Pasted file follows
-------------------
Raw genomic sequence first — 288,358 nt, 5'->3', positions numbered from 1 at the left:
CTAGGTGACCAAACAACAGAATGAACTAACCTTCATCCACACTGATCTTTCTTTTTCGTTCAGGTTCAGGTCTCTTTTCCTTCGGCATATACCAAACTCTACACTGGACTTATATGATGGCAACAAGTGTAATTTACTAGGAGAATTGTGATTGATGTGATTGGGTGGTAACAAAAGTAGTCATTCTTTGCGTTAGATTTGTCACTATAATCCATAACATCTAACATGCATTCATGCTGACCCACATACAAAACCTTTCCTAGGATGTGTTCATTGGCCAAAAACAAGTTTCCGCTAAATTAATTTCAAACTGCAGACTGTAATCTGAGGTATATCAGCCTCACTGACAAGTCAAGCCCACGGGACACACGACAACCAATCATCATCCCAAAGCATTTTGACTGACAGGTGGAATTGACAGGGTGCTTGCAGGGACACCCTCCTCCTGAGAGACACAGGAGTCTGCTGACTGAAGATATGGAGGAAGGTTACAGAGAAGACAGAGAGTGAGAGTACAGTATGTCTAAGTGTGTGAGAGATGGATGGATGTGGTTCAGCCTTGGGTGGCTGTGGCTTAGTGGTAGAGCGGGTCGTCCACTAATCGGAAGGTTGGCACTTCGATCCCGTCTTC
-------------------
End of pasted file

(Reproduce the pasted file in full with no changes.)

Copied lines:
Raw genomic sequence first — 288,358 nt, 5'->3', positions numbered from 1 at the left:
CTAGGTGACCAAACAACAGAATGAACTAACCTTCATCCACACTGATCTTTCTTTTTCGTTCAGGTTCAGGTCTCTTTTCCTTCGGCATATACCAAACTCTACACTGGACTTATATGATGGCAACAAGTGTAATTTACTAGGAGAATTGTGATTGATGTGATTGGGTGGTAACAAAAGTAGTCATTCTTTGCGTTAGATTTGTCACTATAATCCATAACATCTAACATGCATTCATGCTGACCCACATACAAAACCTTTCCTAGGATGTGTTCATTGGCCAAAAACAAGTTTCCGCTAAATTAATTTCAAACTGCAGACTGTAATCTGAGGTATATCAGCCTCACTGACAAGTCAAGCCCACGGGACACACGACAACCAATCATCATCCCAAAGCATTTTGACTGACAGGTGGAATTGACAGGGTGCTTGCAGGGACACCCTCCTCCTGAGAGACACAGGAGTCTGCTGACTGAAGATATGGAGGAAGGTTACAGAGAAGACAGAGAGTGAGAGTACAGTATGTCTAAGTGTGTGAGAGATGGATGGATGTGGTTCAGCCTTGGGTGGCTGTGGCTTAGTGGTAGAGCGGGTCGTCCACTAATCGGAAGGTTGGCACTTCGATCCCGTCTTC